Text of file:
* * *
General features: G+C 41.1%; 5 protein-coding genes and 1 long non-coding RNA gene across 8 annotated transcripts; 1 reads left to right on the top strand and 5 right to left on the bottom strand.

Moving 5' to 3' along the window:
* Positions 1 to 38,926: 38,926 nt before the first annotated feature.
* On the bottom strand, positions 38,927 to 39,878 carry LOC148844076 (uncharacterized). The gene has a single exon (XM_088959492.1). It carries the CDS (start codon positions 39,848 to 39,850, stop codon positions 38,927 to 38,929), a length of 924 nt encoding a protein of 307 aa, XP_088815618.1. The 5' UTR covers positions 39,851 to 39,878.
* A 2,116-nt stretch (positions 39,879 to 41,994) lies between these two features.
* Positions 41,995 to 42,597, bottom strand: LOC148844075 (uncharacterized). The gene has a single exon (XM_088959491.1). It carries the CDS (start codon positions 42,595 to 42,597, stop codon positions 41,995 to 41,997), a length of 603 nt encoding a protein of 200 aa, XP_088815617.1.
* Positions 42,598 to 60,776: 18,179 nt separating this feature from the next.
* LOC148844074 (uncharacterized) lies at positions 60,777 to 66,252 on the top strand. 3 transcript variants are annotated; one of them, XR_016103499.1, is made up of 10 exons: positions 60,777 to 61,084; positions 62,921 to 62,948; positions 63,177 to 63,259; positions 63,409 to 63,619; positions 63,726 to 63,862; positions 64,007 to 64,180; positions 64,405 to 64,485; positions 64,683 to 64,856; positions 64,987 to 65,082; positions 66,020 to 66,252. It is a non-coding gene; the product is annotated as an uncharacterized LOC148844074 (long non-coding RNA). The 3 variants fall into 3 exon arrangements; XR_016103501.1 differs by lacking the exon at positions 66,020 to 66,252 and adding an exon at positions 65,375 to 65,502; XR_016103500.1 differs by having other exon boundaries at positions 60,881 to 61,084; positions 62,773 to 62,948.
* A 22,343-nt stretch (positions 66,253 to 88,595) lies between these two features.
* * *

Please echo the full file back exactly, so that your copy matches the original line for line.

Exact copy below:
General features: G+C 41.1%; 5 protein-coding genes and 1 long non-coding RNA gene across 8 annotated transcripts; 1 reads left to right on the top strand and 5 right to left on the bottom strand.

Moving 5' to 3' along the window:
* Positions 1 to 38,926: 38,926 nt before the first annotated feature.
* On the bottom strand, positions 38,927 to 39,878 carry LOC148844076 (uncharacterized). The gene has a single exon (XM_088959492.1). It carries the CDS (start codon positions 39,848 to 39,850, stop codon positions 38,927 to 38,929), a length of 924 nt encoding a protein of 307 aa, XP_088815618.1. The 5' UTR covers positions 39,851 to 39,878.
* A 2,116-nt stretch (positions 39,879 to 41,994) lies between these two features.
* Positions 41,995 to 42,597, bottom strand: LOC148844075 (uncharacterized). The gene has a single exon (XM_088959491.1). It carries the CDS (start codon positions 42,595 to 42,597, stop codon positions 41,995 to 41,997), a length of 603 nt encoding a protein of 200 aa, XP_088815617.1.
* Positions 42,598 to 60,776: 18,179 nt separating this feature from the next.
* LOC148844074 (uncharacterized) lies at positions 60,777 to 66,252 on the top strand. 3 transcript variants are annotated; one of them, XR_016103499.1, is made up of 10 exons: positions 60,777 to 61,084; positions 62,921 to 62,948; positions 63,177 to 63,259; positions 63,409 to 63,619; positions 63,726 to 63,862; positions 64,007 to 64,180; positions 64,405 to 64,485; positions 64,683 to 64,856; positions 64,987 to 65,082; positions 66,020 to 66,252. It is a non-coding gene; the product is annotated as an uncharacterized LOC148844074 (long non-coding RNA). The 3 variants fall into 3 exon arrangements; XR_016103501.1 differs by lacking the exon at positions 66,020 to 66,252 and adding an exon at positions 65,375 to 65,502; XR_016103500.1 differs by having other exon boundaries at positions 60,881 to 61,084; positions 62,773 to 62,948.
* A 22,343-nt stretch (positions 66,253 to 88,595) lies between these two features.